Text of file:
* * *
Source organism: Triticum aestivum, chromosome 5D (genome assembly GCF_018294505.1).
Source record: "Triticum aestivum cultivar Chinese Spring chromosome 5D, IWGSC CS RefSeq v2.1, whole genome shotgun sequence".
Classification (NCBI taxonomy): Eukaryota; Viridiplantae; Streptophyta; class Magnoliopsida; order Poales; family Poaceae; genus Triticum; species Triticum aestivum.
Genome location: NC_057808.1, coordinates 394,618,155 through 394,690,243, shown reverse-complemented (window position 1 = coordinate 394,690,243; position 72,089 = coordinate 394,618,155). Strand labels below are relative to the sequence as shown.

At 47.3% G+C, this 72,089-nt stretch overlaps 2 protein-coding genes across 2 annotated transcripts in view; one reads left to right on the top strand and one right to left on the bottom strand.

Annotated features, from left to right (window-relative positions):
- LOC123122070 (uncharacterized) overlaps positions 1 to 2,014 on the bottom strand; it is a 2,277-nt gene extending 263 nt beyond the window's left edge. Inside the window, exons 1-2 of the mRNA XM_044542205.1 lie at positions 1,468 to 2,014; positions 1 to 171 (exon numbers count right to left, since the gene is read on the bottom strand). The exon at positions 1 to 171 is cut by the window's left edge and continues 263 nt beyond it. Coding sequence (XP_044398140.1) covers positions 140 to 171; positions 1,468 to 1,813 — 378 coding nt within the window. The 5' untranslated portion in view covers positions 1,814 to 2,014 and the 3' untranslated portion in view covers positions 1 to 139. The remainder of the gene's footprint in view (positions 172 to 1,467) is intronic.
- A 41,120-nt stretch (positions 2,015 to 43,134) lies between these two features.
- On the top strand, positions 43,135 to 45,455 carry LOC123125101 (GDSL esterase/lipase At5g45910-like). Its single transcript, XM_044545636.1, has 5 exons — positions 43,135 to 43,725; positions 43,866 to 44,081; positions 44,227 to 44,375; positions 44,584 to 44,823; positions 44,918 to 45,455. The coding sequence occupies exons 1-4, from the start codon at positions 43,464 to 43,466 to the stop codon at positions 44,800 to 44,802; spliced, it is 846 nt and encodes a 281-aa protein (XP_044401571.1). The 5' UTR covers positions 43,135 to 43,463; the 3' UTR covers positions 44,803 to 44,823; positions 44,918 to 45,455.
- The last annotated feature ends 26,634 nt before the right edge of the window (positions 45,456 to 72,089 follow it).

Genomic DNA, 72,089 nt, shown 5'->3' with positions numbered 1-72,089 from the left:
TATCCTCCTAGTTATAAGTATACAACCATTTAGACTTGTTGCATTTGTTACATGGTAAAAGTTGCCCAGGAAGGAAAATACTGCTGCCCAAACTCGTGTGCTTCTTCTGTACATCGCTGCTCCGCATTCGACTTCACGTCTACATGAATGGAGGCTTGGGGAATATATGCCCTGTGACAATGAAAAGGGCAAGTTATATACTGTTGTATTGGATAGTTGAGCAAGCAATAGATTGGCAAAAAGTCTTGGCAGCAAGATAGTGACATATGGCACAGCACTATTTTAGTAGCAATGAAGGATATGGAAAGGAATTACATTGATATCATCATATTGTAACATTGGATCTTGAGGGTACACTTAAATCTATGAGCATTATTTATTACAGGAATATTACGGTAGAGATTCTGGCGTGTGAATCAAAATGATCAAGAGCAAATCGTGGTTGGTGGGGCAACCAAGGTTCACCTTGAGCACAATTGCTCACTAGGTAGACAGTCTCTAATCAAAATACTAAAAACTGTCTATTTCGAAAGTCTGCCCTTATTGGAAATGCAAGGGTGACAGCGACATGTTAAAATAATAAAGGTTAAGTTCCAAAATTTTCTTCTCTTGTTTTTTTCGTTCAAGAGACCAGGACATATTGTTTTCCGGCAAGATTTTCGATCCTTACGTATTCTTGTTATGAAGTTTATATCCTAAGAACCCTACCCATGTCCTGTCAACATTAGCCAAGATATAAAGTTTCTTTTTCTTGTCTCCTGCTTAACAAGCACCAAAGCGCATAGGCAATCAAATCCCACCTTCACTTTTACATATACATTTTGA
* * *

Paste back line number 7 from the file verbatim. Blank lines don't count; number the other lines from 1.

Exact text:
- LOC123122070 (uncharacterized) overlaps positions 1 to 2,014 on the bottom strand; it is a 2,277-nt gene extending 263 nt beyond the window's left edge. Inside the window, exons 1-2 of the mRNA XM_044542205.1 lie at positions 1,468 to 2,014; positions 1 to 171 (exon numbers count right to left, since the gene is read on the bottom strand). The exon at positions 1 to 171 is cut by the window's left edge and continues 263 nt beyond it. Coding sequence (XP_044398140.1) covers positions 140 to 171; positions 1,468 to 1,813 — 378 coding nt within the window. The 5' untranslated portion in view covers positions 1,814 to 2,014 and the 3' untranslated portion in view covers positions 1 to 139. The remainder of the gene's footprint in view (positions 172 to 1,467) is intronic.